2. Customer satisfaction surveys are usually much too lengthy and response rates are usually very low.
3. Customer satisfaction surveys measure the wrong thing.
For a business to experience sustainable growth, it needs to focus on efficiently providing a great product or service and increasing customer loyalty. If customers love doing business with you and are consistently delighted, they will blog, post and tweet about their experience and the business will gain more customers. Unfortunately they will blog, post and tweet about each bad experience too. The power to shape public opinion has shifted from the corporation and its carefully crafted messages to the folks who buy from it or work for it.
Fred Reichheld understood this and after much research wrote The Ultimate Question in 2006. In his book, he introduced the concept of Net Promoter Score®, a deceptively simple way to measure customer loyalty and a tool companies can use to help turn detractors into promoters.
The ultimate question, as coined by Reichheld, is this: ”On a scale of zero to ten, how likely is it that you would recommend our (product, service, membership) to a friend or colleague?” Depending on the score given, a follow-up, open ended question is asked, “What is the primary reason for your score?"
Responders are then categorized into three groups:
Promoters – People who respond with a score of nine or ten are communicating that they are extremely happy and are likely to tell their friends about their positive experience. An organization should implement ways to recognize these customers and engage them regularly.
Passives – Passives are customers who give a company a score of seven or eight. These customers are generally satisfied, but typically make few referrals. They can be easily swayed by competitive offers and are more likely to defect. Companies should attempt to improve their products and services to the point that these customers become promoters.
Detractors – These are customers with a score of six or less. They are unhappy with the company and dissatisfied with the treatment they have received. Their bad experience becomes the subject of conversation among their friends and colleagues and they are likely to register complaints with the company in question. If they cannot easily switch providers, as in the case of a long-term contract, they often become problem customers, costing the company in time, efficient use of human resources and financial terms. Companies faced with detractors should try to determine the root cause of the problem, apologize and attempt to determine if the problem can be solved economically. In addition, the company should resolve to find ways to avoid this type of customer in the future.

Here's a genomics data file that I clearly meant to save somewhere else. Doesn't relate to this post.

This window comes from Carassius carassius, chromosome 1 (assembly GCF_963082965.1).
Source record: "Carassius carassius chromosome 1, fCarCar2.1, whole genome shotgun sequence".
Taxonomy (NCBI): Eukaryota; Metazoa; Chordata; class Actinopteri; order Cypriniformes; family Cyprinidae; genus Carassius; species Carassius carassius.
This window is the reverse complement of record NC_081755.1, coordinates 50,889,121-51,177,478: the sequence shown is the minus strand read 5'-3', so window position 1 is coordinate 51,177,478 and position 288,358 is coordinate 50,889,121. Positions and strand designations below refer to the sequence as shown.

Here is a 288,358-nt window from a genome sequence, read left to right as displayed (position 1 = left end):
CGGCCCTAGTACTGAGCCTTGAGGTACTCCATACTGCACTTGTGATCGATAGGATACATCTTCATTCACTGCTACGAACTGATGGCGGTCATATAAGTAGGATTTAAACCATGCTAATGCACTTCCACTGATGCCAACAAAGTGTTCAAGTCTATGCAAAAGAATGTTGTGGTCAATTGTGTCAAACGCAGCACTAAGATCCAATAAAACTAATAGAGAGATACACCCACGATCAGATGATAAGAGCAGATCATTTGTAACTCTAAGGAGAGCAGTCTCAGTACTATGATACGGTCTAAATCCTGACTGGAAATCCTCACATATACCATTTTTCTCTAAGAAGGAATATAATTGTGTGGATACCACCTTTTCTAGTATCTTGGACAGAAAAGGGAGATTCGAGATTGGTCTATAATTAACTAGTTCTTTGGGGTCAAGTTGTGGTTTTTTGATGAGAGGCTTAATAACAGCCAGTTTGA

Categorization is the first step. To ascertain a company’s overall level of customer loyalty, Reichheld devised a simple metric: %Promoters - %Detractors = Net Promoter Score (NPS®)
The higher the NPS score, the better the level of customer loyalty and therefore profitability.
Fortune 500 companies such as Intuit, Apple, Enterprise, Zappos and thousands of others have incorporated NPS as the centerpiece of their management policies. This simple gauge, easily understood at all levels of management, provides an easy way to measure customer sentiment towards the company and the open-ended follow-up question provides the reasons for their feelings. Used together, companies can define new policies geared towards customer satisfaction, loyalty and retention.
In our next segment, you’ll learn about how you can take advantage of a national program your local can use to bring NPS home to your membership and increase member retention. And by the way, it’s completely FREE of charge.
Net Promoter, Net Promoter Score and NPS are registered trademarks of Bain & Company, Inc., Satmetrix Systems, Inc., and Fred Reichheld.
April 11, 2014
The National Associate Chairman Election 2014
The National Associate Chairman (see below for description), like the builder National Area Chairmen, is a junior officer and an executive committee member of NAHB.
This is an election year for this position, and chances are great we will have more than one candidate. Your promises of support because you pledged out of friendship or lack of awareness about a second candidate wasn't presented or because you were told that "it’s this person time" may all be valid reasons to continue your support but only if you want your association leadership elected this way. I would hope, however, you would want to support a candidate because he or she will work towards the goals of NAHB, advocacy being the number one priority, with the associates’ interest blended in. Hopefully your candidate has that in the forefront of their mind. If it is a contested election, you will want to hear from all candidates, and listen to their platform for their two year term. It's the only way to to elect the right person for this level of associate leadership.